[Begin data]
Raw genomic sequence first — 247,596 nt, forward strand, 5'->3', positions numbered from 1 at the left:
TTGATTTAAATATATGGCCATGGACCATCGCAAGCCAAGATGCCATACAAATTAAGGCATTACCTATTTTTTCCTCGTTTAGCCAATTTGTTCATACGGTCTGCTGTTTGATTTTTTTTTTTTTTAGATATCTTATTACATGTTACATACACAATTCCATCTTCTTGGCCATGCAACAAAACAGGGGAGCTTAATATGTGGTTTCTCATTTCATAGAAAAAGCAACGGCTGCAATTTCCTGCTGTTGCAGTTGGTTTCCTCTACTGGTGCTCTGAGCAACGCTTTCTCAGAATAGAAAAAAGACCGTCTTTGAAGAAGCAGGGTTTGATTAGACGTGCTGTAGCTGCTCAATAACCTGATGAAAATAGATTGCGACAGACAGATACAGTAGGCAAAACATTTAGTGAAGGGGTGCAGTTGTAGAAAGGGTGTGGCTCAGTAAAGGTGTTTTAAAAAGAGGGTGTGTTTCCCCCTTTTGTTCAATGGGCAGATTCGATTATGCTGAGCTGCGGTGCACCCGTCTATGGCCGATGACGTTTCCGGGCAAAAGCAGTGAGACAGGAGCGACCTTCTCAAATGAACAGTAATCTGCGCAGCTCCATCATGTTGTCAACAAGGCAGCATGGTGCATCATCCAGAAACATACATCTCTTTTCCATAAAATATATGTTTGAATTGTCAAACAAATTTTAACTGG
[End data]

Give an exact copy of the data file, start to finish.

Raw genomic sequence first — 247,596 nt, forward strand, 5'->3', positions numbered from 1 at the left:
TTGATTTAAATATATGGCCATGGACCATCGCAAGCCAAGATGCCATACAAATTAAGGCATTACCTATTTTTTCCTCGTTTAGCCAATTTGTTCATACGGTCTGCTGTTTGATTTTTTTTTTTTTTAGATATCTTATTACATGTTACATACACAATTCCATCTTCTTGGCCATGCAACAAAACAGGGGAGCTTAATATGTGGTTTCTCATTTCATAGAAAAAGCAACGGCTGCAATTTCCTGCTGTTGCAGTTGGTTTCCTCTACTGGTGCTCTGAGCAACGCTTTCTCAGAATAGAAAAAAGACCGTCTTTGAAGAAGCAGGGTTTGATTAGACGTGCTGTAGCTGCTCAATAACCTGATGAAAATAGATTGCGACAGACAGATACAGTAGGCAAAACATTTAGTGAAGGGGTGCAGTTGTAGAAAGGGTGTGGCTCAGTAAAGGTGTTTTAAAAAGAGGGTGTGTTTCCCCCTTTTGTTCAATGGGCAGATTCGATTATGCTGAGCTGCGGTGCACCCGTCTATGGCCGATGACGTTTCCGGGCAAAAGCAGTGAGACAGGAGCGACCTTCTCAAATGAACAGTAATCTGCGCAGCTCCATCATGTTGTCAACAAGGCAGCATGGTGCATCATCCAGAAACATACATCTCTTTTCCATAAAATATATGTTTGAATTGTCAAACAAATTTTAACTGG